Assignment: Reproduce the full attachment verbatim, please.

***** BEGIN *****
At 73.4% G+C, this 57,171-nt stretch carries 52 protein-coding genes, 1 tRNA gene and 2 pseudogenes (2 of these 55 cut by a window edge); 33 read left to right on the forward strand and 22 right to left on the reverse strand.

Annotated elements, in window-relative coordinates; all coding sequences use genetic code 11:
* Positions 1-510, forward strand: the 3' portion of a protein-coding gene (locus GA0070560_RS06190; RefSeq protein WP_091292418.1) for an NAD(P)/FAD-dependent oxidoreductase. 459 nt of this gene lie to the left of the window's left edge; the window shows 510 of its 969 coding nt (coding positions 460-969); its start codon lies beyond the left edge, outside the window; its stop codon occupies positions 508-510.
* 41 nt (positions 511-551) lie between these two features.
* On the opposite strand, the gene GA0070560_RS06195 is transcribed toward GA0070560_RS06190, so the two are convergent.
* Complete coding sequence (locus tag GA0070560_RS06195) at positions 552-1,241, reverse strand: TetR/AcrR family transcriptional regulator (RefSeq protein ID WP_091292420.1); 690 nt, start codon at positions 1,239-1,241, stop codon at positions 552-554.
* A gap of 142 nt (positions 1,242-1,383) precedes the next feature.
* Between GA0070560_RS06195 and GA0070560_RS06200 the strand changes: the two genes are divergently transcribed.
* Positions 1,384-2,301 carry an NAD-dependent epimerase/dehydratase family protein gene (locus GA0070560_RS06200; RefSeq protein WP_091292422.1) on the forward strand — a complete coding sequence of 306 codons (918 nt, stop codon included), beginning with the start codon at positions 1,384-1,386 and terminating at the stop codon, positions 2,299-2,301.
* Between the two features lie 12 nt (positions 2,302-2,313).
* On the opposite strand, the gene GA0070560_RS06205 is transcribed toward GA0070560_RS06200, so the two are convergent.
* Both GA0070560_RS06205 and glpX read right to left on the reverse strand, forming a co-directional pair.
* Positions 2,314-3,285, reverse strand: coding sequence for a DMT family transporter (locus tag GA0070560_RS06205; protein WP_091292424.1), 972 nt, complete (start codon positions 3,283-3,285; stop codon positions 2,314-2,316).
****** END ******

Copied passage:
At 73.4% G+C, this 57,171-nt stretch carries 52 protein-coding genes, 1 tRNA gene and 2 pseudogenes (2 of these 55 cut by a window edge); 33 read left to right on the forward strand and 22 right to left on the reverse strand.

Annotated elements, in window-relative coordinates; all coding sequences use genetic code 11:
* Positions 1-510, forward strand: the 3' portion of a protein-coding gene (locus GA0070560_RS06190; RefSeq protein WP_091292418.1) for an NAD(P)/FAD-dependent oxidoreductase. 459 nt of this gene lie to the left of the window's left edge; the window shows 510 of its 969 coding nt (coding positions 460-969); its start codon lies beyond the left edge, outside the window; its stop codon occupies positions 508-510.
* 41 nt (positions 511-551) lie between these two features.
* On the opposite strand, the gene GA0070560_RS06195 is transcribed toward GA0070560_RS06190, so the two are convergent.
* Complete coding sequence (locus tag GA0070560_RS06195) at positions 552-1,241, reverse strand: TetR/AcrR family transcriptional regulator (RefSeq protein ID WP_091292420.1); 690 nt, start codon at positions 1,239-1,241, stop codon at positions 552-554.
* A gap of 142 nt (positions 1,242-1,383) precedes the next feature.
* Between GA0070560_RS06195 and GA0070560_RS06200 the strand changes: the two genes are divergently transcribed.
* Positions 1,384-2,301 carry an NAD-dependent epimerase/dehydratase family protein gene (locus GA0070560_RS06200; RefSeq protein WP_091292422.1) on the forward strand — a complete coding sequence of 306 codons (918 nt, stop codon included), beginning with the start codon at positions 1,384-1,386 and terminating at the stop codon, positions 2,299-2,301.
* Between the two features lie 12 nt (positions 2,302-2,313).
* On the opposite strand, the gene GA0070560_RS06205 is transcribed toward GA0070560_RS06200, so the two are convergent.
* Both GA0070560_RS06205 and glpX read right to left on the reverse strand, forming a co-directional pair.
* Positions 2,314-3,285, reverse strand: coding sequence for a DMT family transporter (locus tag GA0070560_RS06205; protein WP_091292424.1), 972 nt, complete (start codon positions 3,283-3,285; stop codon positions 2,314-2,316).